This collaborative effort also included subject matter experience-based post-commendation training, highlighting the combined strengths of Red Hat’s domain experience and IBM’s expertise in LLM, business modeling, and AI.
“This uses Generative AI from IBM’s core model trained on a specific domain (Ansible), to help people build automation faster,” Anderson explained. “Current subject matter experts will be much more efficient compiling many repetitive pieces of code while creating an automation playbook, which is ultimately YAML code. This accelerates their ability to generate it much faster. Ansible Lightspeed makes existing subject matter experts much more efficient by doing much of the work for them.”
Anderson added that the IBM CIO team was actively involved as the first tester of Ansible Lightspeed with IBM Watson Code Assistant, resulting in dramatic productivity gains.
Continuous accessibility tailored to IT environments
Additionally, during the pilot phase, the preview version of Watson Code Assistant proved instrumental in helping IBM CIO teams generate approximately 60% of their code accurately as they adopted the Ansible automation platform.
The tool offers users accessibility through the Ansible VSCode extension, allowing them to directly interact with the AI within their code editor. Users can solicit the AI, evaluate suggestions and make changes or accept/reject them, with the convenience of embedding the generated code in an Ansible Playbook.
In addition, Ansible Lightspeed works within your IT environment, gaining knowledge and providing recommendations on variables and settings tailored to meet specific requirements.
Additionally, the tool boasts pre- and post-processing capabilities, ensuring that all code hints align with recognized best practices in Ansible and automation. This feature allows users to confidently leverage Generative AI, knowing that recommendations adhere to established guidelines and standards.
“All generated code recommendations are supported by ‘content source matching’,” Anderson said. “This means that users can see the specific URL and location where the code was pulled from, a description of the data source, the license under which the code is covered, and the type of Ansible content it is. All users of Ansible Galaxy will be able to choose not to use their code as data to train the base model of Ansible Lightspeed.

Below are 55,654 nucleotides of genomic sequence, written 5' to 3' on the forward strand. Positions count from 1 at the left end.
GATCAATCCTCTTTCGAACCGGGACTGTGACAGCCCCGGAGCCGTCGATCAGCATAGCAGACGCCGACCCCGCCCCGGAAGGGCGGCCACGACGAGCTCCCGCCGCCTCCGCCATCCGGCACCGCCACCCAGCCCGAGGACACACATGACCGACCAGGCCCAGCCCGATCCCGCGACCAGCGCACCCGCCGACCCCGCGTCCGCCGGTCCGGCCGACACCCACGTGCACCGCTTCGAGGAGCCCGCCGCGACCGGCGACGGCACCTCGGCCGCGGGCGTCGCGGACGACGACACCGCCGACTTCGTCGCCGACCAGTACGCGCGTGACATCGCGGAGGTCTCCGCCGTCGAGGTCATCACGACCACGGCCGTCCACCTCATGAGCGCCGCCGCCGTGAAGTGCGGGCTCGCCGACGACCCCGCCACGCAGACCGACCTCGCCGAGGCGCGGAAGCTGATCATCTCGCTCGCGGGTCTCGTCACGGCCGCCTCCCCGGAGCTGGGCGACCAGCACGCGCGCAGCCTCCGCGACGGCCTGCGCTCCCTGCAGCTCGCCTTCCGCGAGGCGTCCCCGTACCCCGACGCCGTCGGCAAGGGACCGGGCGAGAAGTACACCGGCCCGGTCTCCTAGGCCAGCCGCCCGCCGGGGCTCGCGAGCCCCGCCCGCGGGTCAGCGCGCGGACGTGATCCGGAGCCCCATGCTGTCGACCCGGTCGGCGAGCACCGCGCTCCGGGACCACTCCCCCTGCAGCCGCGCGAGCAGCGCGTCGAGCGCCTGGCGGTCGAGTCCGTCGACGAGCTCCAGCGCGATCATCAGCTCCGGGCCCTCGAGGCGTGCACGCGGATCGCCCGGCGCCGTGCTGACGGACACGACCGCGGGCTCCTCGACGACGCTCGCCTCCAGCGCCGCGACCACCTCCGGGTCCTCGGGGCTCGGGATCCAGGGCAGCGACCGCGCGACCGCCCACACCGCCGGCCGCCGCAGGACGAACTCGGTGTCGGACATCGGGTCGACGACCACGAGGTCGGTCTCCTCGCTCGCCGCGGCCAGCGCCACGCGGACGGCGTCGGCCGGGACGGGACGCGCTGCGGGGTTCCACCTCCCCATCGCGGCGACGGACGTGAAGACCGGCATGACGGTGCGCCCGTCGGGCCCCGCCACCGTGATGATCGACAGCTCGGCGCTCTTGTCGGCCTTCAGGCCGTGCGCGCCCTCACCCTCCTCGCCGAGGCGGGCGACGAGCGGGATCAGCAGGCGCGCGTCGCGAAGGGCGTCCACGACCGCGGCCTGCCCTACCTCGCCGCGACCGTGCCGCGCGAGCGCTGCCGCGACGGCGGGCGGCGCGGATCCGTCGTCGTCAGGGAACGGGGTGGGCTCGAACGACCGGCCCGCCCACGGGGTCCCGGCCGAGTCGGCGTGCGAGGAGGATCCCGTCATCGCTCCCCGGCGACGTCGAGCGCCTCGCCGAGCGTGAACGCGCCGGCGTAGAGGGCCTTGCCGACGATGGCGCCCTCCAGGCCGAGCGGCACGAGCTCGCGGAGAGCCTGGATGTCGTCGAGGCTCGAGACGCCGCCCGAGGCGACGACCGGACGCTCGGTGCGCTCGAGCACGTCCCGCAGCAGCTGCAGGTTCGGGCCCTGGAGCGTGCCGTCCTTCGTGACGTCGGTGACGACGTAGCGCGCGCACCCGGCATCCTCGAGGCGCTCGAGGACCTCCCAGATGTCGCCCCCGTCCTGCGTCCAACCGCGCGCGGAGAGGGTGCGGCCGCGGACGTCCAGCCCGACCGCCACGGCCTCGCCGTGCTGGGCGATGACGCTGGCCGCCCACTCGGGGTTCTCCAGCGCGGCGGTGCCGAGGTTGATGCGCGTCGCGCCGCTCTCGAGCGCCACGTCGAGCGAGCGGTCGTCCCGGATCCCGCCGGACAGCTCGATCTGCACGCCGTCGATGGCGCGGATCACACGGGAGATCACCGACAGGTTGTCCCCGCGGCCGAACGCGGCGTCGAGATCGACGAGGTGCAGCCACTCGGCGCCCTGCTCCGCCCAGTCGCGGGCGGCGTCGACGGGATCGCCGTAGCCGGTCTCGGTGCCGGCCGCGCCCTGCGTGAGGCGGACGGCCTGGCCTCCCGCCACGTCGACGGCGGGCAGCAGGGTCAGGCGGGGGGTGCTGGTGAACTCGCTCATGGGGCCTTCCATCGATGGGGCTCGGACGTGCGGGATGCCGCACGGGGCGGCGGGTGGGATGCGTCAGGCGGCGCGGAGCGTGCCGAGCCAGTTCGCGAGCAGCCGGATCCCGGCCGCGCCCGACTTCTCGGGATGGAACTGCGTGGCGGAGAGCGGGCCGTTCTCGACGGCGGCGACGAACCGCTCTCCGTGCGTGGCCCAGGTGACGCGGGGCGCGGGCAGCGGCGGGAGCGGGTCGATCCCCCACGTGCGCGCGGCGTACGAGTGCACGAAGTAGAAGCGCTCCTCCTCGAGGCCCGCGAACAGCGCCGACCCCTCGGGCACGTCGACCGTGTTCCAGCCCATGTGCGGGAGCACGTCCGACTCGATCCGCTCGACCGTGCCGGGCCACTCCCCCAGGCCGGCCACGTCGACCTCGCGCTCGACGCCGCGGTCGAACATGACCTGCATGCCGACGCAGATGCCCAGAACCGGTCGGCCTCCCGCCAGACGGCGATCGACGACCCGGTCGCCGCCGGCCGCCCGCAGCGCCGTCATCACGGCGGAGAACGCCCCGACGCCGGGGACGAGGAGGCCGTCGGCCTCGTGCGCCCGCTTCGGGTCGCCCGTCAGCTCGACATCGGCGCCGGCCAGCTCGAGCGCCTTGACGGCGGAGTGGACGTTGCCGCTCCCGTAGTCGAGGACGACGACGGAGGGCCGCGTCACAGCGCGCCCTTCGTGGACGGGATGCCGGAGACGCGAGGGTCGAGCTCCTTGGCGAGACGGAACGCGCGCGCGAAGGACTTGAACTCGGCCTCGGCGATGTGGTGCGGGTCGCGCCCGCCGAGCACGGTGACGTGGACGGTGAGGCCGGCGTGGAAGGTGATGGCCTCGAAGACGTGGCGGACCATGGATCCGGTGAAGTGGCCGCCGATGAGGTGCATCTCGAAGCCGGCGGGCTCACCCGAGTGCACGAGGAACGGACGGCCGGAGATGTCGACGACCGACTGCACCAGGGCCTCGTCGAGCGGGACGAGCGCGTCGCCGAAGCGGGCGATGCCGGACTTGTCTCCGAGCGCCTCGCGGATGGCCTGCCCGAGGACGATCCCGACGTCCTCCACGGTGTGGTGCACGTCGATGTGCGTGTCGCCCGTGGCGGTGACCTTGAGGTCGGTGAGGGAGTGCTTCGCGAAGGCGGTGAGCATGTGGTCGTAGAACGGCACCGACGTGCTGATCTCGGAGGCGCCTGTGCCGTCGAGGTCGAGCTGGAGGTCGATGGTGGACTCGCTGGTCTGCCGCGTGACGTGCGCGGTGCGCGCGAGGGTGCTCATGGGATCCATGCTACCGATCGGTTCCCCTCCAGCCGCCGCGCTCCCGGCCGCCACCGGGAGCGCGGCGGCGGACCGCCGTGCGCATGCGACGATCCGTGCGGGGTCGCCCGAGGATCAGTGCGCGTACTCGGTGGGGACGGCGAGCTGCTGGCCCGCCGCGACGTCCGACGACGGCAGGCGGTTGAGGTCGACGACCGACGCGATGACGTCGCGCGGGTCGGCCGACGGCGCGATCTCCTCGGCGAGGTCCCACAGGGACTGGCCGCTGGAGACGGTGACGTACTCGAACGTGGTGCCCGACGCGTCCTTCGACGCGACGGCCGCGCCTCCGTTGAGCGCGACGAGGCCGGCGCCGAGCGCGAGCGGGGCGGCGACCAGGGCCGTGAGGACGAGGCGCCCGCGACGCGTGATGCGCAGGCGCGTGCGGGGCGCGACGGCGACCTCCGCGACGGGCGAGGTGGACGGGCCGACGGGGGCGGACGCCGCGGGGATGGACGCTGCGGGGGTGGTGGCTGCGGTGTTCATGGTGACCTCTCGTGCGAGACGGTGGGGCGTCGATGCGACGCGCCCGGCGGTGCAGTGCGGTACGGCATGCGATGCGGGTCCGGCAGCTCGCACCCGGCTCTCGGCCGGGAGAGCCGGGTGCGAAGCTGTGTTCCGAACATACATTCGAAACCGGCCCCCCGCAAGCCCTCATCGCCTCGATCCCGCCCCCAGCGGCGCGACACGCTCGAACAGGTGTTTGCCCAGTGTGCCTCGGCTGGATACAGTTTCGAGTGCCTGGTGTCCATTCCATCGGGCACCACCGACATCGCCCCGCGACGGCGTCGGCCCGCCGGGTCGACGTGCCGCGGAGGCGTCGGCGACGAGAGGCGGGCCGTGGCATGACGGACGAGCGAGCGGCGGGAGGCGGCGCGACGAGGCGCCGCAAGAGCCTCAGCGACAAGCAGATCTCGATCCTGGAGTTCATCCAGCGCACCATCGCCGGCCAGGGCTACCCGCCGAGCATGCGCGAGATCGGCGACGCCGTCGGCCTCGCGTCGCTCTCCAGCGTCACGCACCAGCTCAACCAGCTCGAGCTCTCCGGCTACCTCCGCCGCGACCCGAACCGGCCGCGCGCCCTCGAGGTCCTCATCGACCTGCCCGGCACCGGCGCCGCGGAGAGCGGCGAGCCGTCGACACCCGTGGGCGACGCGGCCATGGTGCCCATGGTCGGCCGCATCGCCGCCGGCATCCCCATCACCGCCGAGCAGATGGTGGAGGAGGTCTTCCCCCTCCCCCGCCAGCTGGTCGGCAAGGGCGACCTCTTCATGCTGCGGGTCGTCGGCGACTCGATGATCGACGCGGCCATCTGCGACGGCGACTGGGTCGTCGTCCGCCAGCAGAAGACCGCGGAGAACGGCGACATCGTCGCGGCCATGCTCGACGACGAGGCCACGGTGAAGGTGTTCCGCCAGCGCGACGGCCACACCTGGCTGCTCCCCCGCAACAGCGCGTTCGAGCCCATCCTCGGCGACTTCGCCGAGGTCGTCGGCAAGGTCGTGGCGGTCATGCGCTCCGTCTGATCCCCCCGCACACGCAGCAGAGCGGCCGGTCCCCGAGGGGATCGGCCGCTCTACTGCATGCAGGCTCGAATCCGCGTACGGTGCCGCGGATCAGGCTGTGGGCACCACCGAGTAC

The promising future of automation powered by generative AI
Anderson said Red Hat recognizes the potential of foundational models to deliver significant business value.
Data scientists and developers can improve accuracy by tailoring these models for specific use cases such as writing automation code. However, initial training of these models requires considerable infrastructure and resources, including specialized tools and platforms, before even tackling service, optimization, and management.
These are challenges Red Hat OpenShift AI can help address by providing a foundation that is already familiar to enterprise IT organizations that need to manage AI infrastructure and can still meet the needs of data scientists and app developers, Anderson said.
“We see domain-specific AI as a key driver for future adoption – taking a model and shaping it to meet a specific need for an organization is incredibly valuable,” he said. “This helps build unique AI-enabled applications, and with a foundation like OpenShift AI, you can run them on a manageable and scalable platform that further fuels innovation.”
He explained that the company aims to expand the accessibility of artificial intelligence to enterprises through hybrid cloud.
“This could (include) organizations that want to use the base models internally but need a platform they can use, or it could be a business that just wants to reap the benefits of an AI-powered application without dealing with any plumbing ,” He added. “Red Hat’s goal is to support both of these paths through open standards-based approaches and give customers choice: choice of tools, choice of method of implementation, and choice of how they consume the end product.”